8 Rovio S, Kåreholt I, Helkala E-L, Viitanen M, Winblad B, Tuomilehto J, et al Leisure-time physical activity at midlife and the risk of dementia and Alzheimer's disease. The Lancet Neurology. 2005;4(11):705–11. 10.1016/S1474-4422(05)70198-8 16239176 [OpenAIRE] [PubMed] [DOI]

9 Blazer DG, Yaffe K, Liverman CT, Committee on the Public Health Dimensions of Cognitive Aging, Board on Health Sciences Policy, Institute of Medicine. Cognitive aging: Progress in understanding and opportunities for action. Washington, D.C.: National Academies Press; 2015.

10 Stern Y. What is cognitive reserve? Theory and research application of the reserve concept. Journal of the International Neuropsychological Society. 2002;8(03):448–60.11939702 [PubMed]

11 Stern Y. The concept of cognitive reserve: a catalyst for research. Journal of clinical and experimental neuropsychology. 2003;25(5):589–93. 10.1076/jcen.25.5.589.14571 12815497 [OpenAIRE] [PubMed] [DOI]

12 Valenzuela MJ, Sachdev P. Brain reserve and dementia: a systematic review. Psychological medicine. 2006;36(04):441–54.16207391 [PubMed]

13 Richards M, Deary IJ. A life course approach to cognitive reserve: a model for cognitive aging and development?Annals of neurology. 2005;58(4):617–22. 10.1002/ana.20637 16178025 [OpenAIRE] [PubMed] [DOI]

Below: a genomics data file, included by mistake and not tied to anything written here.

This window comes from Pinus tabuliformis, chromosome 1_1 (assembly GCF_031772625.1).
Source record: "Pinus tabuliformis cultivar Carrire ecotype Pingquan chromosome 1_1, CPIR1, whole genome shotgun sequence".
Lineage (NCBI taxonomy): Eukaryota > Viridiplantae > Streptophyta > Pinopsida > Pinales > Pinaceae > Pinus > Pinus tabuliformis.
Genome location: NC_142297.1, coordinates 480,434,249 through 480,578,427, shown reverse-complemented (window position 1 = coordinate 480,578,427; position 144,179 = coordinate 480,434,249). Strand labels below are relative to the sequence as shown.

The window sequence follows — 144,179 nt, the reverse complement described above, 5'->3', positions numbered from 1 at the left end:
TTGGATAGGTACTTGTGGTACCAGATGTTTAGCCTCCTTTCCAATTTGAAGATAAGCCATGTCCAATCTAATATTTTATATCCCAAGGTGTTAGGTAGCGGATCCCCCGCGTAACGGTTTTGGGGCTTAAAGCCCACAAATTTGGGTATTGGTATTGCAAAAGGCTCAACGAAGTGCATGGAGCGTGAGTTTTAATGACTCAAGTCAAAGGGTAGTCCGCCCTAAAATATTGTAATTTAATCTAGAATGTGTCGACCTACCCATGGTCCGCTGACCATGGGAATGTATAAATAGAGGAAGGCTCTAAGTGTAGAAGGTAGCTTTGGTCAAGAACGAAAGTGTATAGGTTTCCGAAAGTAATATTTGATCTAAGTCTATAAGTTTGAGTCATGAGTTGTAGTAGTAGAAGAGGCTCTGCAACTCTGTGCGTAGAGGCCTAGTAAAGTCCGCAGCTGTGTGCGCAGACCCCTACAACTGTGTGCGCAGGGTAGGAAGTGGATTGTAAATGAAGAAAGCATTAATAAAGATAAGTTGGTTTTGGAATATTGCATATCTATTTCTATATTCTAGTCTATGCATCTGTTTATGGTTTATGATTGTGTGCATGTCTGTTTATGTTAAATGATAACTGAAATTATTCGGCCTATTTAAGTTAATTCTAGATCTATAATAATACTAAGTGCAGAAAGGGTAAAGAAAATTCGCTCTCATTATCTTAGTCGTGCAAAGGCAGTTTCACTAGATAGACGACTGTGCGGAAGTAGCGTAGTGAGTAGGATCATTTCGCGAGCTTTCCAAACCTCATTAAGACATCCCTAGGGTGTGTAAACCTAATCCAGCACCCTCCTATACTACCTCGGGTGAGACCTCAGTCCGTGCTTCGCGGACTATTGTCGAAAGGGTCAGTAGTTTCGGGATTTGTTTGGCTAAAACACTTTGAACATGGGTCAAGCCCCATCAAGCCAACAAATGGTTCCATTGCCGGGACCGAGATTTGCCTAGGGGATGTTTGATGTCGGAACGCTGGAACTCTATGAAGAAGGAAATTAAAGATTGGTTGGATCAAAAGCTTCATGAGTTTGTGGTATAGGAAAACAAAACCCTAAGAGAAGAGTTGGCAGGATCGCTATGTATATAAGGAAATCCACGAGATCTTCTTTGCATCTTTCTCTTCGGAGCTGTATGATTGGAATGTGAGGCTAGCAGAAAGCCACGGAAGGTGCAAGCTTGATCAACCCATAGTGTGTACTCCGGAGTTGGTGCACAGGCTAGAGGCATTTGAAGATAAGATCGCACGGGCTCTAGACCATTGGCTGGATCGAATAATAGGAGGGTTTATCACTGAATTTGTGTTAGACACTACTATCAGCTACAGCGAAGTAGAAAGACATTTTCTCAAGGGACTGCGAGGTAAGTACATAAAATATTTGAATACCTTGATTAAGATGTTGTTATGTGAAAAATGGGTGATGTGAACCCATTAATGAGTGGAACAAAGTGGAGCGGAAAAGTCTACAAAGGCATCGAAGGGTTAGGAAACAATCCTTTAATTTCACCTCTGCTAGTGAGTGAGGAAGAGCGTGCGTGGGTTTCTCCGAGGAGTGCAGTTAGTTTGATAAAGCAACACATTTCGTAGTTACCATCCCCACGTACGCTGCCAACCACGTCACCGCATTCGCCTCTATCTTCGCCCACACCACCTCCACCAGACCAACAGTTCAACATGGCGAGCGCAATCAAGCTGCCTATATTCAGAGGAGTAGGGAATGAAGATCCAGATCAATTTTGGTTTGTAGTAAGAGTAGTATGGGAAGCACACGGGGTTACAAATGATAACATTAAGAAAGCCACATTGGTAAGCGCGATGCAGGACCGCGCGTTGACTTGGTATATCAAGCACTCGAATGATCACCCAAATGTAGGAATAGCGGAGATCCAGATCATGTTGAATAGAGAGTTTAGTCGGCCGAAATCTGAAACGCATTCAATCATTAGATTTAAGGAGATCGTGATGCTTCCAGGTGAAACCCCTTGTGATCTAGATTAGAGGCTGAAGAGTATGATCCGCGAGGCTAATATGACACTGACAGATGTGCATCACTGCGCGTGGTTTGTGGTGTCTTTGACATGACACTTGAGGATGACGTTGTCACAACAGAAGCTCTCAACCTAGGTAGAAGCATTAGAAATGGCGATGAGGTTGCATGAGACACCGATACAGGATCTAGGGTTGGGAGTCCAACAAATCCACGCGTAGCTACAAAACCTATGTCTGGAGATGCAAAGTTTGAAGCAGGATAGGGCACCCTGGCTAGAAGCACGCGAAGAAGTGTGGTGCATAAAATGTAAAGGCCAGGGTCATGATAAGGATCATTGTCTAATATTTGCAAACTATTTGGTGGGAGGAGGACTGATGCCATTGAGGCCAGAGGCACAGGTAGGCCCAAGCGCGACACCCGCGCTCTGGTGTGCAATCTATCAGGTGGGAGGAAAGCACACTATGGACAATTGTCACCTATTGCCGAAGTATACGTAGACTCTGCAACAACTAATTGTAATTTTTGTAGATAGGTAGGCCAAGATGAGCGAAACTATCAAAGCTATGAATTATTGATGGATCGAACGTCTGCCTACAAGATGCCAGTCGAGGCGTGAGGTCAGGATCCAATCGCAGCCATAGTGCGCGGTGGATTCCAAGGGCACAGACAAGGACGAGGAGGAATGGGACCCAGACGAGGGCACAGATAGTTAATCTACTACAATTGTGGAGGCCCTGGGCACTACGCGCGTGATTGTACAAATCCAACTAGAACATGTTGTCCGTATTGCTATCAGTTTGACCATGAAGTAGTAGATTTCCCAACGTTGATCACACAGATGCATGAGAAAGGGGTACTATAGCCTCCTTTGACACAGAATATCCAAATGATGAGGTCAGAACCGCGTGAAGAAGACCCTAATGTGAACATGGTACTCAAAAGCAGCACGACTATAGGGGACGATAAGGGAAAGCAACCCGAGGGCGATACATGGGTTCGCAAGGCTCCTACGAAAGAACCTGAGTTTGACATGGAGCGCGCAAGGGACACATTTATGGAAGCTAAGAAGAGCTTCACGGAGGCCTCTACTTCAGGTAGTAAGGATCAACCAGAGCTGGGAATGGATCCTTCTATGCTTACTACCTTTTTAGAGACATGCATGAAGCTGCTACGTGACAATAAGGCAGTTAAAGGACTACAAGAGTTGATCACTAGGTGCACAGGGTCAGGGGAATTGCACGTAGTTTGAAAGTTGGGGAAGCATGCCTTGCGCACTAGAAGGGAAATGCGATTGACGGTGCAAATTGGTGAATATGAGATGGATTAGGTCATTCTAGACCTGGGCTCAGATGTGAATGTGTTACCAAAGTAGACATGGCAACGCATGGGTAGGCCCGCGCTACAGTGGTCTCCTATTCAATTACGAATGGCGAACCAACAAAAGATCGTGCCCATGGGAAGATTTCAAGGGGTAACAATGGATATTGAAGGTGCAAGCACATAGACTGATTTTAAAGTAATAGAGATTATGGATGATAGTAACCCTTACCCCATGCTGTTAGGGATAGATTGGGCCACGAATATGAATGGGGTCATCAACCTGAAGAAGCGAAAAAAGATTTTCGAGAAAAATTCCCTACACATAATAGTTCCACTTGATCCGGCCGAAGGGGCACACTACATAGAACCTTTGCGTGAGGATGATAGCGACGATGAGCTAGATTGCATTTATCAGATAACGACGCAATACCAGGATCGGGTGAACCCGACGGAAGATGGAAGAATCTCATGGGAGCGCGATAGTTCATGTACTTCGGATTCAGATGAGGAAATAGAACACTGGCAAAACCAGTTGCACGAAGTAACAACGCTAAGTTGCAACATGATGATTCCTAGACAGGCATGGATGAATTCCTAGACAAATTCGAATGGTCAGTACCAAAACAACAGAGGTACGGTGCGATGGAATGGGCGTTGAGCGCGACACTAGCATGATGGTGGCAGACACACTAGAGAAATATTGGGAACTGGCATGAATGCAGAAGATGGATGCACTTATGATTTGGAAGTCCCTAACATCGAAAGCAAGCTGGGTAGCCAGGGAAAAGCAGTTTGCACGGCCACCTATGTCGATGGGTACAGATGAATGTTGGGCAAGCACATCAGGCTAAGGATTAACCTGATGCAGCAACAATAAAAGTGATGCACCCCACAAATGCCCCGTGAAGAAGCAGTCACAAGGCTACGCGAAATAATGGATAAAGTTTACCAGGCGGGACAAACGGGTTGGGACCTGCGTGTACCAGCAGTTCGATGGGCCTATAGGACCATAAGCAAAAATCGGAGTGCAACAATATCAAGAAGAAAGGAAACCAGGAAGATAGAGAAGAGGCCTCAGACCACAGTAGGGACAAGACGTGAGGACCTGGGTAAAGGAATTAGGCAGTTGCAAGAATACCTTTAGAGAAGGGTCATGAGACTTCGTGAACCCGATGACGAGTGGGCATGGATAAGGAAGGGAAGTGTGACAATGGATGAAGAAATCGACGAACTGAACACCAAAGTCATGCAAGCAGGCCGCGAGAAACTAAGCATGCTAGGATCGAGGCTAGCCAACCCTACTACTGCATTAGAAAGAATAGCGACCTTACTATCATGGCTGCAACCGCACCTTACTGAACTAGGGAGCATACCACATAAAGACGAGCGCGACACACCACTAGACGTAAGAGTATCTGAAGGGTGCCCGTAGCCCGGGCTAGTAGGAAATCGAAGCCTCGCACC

14 Gómez-Pinilla F. Brain foods: the effects of nutrients on brain function. Nature Reviews Neuroscience. 2008;9(7):568–78. 10.1038/nrn2421 18568016 [OpenAIRE] [PubMed] [DOI]

15 Opdebeeck C, Martyr A, Clare L. Cognitive reserve and cognitive function in healthy older people: a meta-analysis. Aging, Neuropsychology, and Cognition. 2015;23(1):40–60.

37 references, page 1 of 3
Abstract
In a cross-sectional study, Linda Clare and colleagues investigate whether healthy lifestyle choices are associated with better cognitive function later in life.
Subjects
free text keywords: Medicine, R, Research Article, Biology and Life Sciences, Neuroscience, Cognitive Science, Cognitive Neuroscience, Cognitive Neurology, Cognitive Impairment, Medicine and Health Sciences, Neurology, Nutrition, Diet, Alcohol Consumption, Public and Occupational Health, Physical Activity, Behavioral and Social Aspects of Health, Cognition, Mental Health and Psychiatry, Dementia, People and Places, Population Groupings, Age Groups, Elderly
Download fromView all 5 versions
PLoS Medicine
Article . 2017
http://dx.doi.org/10.17863/cam...
Other literature type . 2017
Provider: Datacite
Apollo
Article . 2017
Provider: Apollo
37 references, page 1 of 3

1 Hendrie HC, Albert MS, Butters MA, Gao S, Knopman DS, Launer LJ, et al The NIH cognitive and emotional health project: report of the critical evaluation study committee. Alzheimer's & Dementia. 2006;2(1):12–32.

2 Centers for Disease Control and Prevention and the Alzheimer’s Association. The Healthy Brain Initiative: A National Public Health Road Map to Maintaining Cognitive Health. 2007.

3 Polidori MC, Nelles G, Pientka L. Prevention of dementia: focus on lifestyle. International journal of Alzheimer’s disease. 2010;2010. [OpenAIRE]